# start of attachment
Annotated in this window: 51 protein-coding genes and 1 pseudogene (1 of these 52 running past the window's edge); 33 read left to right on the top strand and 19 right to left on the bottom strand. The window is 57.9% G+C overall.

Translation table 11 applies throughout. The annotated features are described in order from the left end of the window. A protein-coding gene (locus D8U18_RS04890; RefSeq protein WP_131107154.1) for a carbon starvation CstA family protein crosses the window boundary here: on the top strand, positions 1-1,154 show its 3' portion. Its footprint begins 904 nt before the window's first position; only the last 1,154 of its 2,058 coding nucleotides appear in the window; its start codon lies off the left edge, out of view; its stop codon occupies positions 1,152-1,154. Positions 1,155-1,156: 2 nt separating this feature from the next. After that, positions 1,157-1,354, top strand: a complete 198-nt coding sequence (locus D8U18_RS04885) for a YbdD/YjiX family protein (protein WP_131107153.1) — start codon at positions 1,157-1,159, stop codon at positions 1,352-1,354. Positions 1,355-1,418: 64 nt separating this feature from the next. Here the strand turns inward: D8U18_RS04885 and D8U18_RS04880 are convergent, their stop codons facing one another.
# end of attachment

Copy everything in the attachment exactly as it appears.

Annotated in this window: 51 protein-coding genes and 1 pseudogene (1 of these 52 running past the window's edge); 33 read left to right on the top strand and 19 right to left on the bottom strand. The window is 57.9% G+C overall.

Translation table 11 applies throughout. The annotated features are described in order from the left end of the window. A protein-coding gene (locus D8U18_RS04890; RefSeq protein WP_131107154.1) for a carbon starvation CstA family protein crosses the window boundary here: on the top strand, positions 1-1,154 show its 3' portion. Its footprint begins 904 nt before the window's first position; only the last 1,154 of its 2,058 coding nucleotides appear in the window; its start codon lies off the left edge, out of view; its stop codon occupies positions 1,152-1,154. Positions 1,155-1,156: 2 nt separating this feature from the next. After that, positions 1,157-1,354, top strand: a complete 198-nt coding sequence (locus D8U18_RS04885) for a YbdD/YjiX family protein (protein WP_131107153.1) — start codon at positions 1,157-1,159, stop codon at positions 1,352-1,354. Positions 1,355-1,418: 64 nt separating this feature from the next. Here the strand turns inward: D8U18_RS04885 and D8U18_RS04880 are convergent, their stop codons facing one another.